Sunday, August 25, 2013

Creme Fraiche Coffee Cake

The "cake" in the word coffeecake can be a misnomer.  There are some coffeecakes that are made with yeast so they turn out to be more of a bread than a cake.  I like both, but I still favor the cake type.

While skimming through recipes, I came to a halt at this one.  The main point that attracted me was that this recipe included creme fraiche.  Having never made anything with that ingredient, I started wondering what impact this ingredient would have on the flavor and texture.

While the creme fraiche is a great component, the careful balance of the selected spices in the streusel does play an important role as well. The end result is a moist cake that stands between the tight crumb of a pound cake and the lightness of a regular cake.  The coffeecake has a mellow flavor of butter and vanilla that overlaps a crunchy pecan and cinnamon streusel.

The batter is placed in the pan first and the streusel is layered on top. In the baking process, the streusel sinks but leaves some brown sugar behind. The brown sugar bakes into a toasty sweet coating that covers the surface of the cake. This recipe makes one 10 round cake and uses a tube cake pan.

Creme Fraiche Coffee Cake
adapted from Flour by Joanne Chang

1/4 tsp cinnamon
1/4 tsp ground ginger
1/8 tsp ground cloves
3 tbs packed light brown sugar
1/3 cup granulated sugar
3/4 cup chopped toasted pecans
3 tbs cake flour
2 tbs butter

3 eggs
1 egg yolk
2 tsp vanilla extract
3/4 cup creme fraiche
1 1/2 cups sugar
1/2 tsp salt
3/4 tsp baking powder
2 tsp baking soda
2 1/2 cups cake flour
1 cup and 2 tbs butter (cubed at room temp)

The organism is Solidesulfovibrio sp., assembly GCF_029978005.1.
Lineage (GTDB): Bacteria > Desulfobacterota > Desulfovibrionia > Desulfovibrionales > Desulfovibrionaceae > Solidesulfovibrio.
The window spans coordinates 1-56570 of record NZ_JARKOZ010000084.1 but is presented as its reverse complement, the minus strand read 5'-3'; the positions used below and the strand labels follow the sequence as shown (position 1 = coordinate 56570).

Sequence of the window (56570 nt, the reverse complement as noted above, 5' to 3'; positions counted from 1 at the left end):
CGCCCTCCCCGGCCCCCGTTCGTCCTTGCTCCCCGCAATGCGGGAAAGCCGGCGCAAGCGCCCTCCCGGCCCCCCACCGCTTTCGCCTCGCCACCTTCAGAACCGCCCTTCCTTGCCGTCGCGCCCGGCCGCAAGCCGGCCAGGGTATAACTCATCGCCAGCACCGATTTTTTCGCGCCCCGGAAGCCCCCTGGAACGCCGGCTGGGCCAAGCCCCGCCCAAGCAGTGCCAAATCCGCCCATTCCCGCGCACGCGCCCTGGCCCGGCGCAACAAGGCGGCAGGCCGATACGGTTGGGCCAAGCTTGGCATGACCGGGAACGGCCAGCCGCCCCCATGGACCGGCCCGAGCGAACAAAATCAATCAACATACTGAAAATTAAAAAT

Prepare a 10 inch tube pan with a removable insert by buttering the interior and dusting with flour.  Preheat the oven to 350 degrees.

Blending of the streusel can be done with a food processor by pulsing or by using a pasty cutter by hand.  Place all the streusel ingredients in a bowl and blend by either method. The result will be a mixture that is crumbly in texture.  Set aside.

For the cake, sift together the flour, baking soda, salt and baking powder.  Then stir in the granulated sugar.  Pour into the bowl of a stand mixer.  Run the mixer on low and drop in cubes of butter at 30 second intervals.  The mixture will come together as a coarse meal or as a dough after about 3-4 minutes of beating.  The variation is based upon the temperature of the butter and either texture is acceptable.

In a separate bowl, mix the wet ingredients together ( eggs, egg yolk, creme fraiche and vanilla extract) until completely blended.  Add half of this batter to the flour/butter blend and mix on low speed.  Then turn the speed up to medium and beat for 1 1/2 minutes, scraping down sides at two intervals of mixing.  The texture of the batter will become more fluffy and the color much lighter.

Turn the mixer back to low and pour in the rest of the egg/ creme fraiche mixture. Beat for 30 seconds, stopping to scrape down sides a few times.   Scoop out 1 1/2 cups of the batter and fold it into the streusel.

First fill the tube pan with the non streusel batter.  Smooth the top and then layer the streusel batter on top, smoothing to an even layer.  Place pan in oven and bake until cake gets golden in color and springs back when you touch the top.  Cake should be done in about 1 hour and 10 minutes.   Remove and let cake cool in pan for 3 hours.  Then invert cake onto a plate and invert again.  Slice and serve.

Tips and Notes:
1.  My cake sunk in the middle, extra precaution must be made when smoothing on top layer making sure it is even.  The addition of the batter to the streusel prior to layering is supposed to keep this from happening.
2. Even though the streusel sunk to the very bottom of the cake, it did not cause any sticking to the pan.
3.   Do not let the pan size fool you, the cake does not rise as high as the pan.  The cake should range from 3 1/2 to 4 1/2 inches in height.
                                   **LAST YEAR: Banana Whipped Cream Pie**